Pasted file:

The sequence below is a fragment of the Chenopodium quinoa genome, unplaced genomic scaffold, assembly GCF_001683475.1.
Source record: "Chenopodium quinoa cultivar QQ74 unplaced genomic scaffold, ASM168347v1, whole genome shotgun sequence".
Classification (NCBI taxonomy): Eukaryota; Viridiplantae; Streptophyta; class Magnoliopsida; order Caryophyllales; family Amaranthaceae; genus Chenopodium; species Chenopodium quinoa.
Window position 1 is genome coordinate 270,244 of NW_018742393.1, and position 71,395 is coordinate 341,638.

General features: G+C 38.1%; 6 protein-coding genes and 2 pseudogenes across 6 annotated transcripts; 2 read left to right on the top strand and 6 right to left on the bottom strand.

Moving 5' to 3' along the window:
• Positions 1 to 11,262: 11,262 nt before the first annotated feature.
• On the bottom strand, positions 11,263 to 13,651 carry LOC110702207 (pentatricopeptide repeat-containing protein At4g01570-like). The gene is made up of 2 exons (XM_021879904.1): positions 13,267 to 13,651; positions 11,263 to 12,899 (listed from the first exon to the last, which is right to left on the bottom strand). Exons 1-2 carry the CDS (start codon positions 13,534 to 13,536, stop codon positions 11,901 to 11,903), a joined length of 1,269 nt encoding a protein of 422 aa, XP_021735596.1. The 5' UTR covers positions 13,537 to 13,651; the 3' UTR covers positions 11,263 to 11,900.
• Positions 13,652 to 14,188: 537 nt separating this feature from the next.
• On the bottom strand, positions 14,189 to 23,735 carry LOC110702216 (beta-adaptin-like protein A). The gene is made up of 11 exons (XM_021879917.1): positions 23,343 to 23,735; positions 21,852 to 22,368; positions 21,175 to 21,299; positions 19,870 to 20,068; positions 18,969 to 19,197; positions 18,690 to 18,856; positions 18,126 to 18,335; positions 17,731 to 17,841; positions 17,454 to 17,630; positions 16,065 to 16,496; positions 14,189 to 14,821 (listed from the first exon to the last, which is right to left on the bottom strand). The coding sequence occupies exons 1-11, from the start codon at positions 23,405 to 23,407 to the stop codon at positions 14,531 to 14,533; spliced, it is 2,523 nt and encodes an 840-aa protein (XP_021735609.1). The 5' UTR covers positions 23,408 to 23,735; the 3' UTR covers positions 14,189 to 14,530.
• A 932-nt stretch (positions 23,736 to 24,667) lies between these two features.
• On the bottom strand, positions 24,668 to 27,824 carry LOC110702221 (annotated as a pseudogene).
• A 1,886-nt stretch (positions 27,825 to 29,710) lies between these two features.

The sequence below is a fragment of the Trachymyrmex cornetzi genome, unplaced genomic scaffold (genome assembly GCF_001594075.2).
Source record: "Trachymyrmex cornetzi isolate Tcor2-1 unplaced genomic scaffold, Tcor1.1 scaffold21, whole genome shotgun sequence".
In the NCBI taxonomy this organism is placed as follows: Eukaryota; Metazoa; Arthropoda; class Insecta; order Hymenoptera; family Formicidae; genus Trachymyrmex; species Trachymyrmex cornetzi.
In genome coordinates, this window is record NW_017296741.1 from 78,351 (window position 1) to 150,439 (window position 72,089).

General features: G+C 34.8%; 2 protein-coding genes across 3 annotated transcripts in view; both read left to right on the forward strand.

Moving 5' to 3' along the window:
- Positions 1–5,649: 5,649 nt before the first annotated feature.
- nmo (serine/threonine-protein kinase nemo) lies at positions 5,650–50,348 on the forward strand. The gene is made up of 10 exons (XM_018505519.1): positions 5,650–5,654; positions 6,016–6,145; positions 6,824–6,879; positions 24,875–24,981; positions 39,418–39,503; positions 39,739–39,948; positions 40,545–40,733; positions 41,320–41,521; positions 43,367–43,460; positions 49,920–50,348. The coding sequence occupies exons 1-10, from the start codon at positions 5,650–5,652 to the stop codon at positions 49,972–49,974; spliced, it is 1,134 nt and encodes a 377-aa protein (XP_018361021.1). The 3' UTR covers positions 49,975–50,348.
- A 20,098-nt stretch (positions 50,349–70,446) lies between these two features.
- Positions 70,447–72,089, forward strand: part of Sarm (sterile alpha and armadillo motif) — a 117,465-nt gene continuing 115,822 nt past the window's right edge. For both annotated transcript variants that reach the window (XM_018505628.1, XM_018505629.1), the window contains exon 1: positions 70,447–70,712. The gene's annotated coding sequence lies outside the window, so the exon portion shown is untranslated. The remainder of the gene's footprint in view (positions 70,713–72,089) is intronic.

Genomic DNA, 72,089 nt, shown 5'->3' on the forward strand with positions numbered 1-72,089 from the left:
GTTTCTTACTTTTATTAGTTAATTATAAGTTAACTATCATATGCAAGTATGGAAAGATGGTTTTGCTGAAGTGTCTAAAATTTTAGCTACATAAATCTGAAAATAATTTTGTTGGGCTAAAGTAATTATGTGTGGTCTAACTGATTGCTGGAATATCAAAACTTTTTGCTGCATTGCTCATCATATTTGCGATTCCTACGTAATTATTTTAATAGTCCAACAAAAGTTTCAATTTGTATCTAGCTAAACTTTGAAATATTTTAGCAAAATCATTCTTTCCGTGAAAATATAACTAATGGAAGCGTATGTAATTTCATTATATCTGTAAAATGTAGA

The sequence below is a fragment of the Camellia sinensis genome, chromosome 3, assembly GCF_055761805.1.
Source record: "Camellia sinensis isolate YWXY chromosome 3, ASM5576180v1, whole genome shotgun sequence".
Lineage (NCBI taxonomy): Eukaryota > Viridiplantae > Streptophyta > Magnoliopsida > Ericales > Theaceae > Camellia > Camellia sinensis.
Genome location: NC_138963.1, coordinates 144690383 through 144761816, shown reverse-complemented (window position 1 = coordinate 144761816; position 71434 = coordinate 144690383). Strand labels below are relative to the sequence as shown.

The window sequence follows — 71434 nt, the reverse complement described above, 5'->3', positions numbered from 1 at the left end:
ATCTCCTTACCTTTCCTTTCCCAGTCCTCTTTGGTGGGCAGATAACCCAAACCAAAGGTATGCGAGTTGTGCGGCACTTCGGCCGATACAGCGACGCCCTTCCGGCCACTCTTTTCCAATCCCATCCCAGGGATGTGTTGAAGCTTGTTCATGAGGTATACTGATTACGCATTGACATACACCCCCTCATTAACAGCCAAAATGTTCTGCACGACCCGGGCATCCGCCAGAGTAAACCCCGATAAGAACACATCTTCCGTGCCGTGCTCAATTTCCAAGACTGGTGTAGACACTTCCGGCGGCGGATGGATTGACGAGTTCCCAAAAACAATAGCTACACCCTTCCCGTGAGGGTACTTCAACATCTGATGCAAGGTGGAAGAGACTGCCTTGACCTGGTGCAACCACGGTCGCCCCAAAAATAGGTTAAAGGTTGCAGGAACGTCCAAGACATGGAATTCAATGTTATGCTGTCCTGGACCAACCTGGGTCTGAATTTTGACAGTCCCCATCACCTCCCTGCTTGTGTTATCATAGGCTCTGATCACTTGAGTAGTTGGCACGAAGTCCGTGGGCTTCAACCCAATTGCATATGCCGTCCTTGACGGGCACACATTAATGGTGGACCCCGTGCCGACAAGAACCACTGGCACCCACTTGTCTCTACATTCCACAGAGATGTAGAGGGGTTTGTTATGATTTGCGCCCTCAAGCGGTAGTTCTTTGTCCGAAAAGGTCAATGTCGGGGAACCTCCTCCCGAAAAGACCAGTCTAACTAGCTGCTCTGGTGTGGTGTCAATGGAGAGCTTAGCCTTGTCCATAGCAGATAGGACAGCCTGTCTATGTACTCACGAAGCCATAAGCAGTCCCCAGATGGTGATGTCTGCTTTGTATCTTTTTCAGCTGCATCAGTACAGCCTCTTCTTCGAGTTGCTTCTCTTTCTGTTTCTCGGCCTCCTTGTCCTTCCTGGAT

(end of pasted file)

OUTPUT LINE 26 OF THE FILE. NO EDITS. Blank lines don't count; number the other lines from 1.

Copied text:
The sequence below is a fragment of the Camellia sinensis genome, chromosome 3, assembly GCF_055761805.1.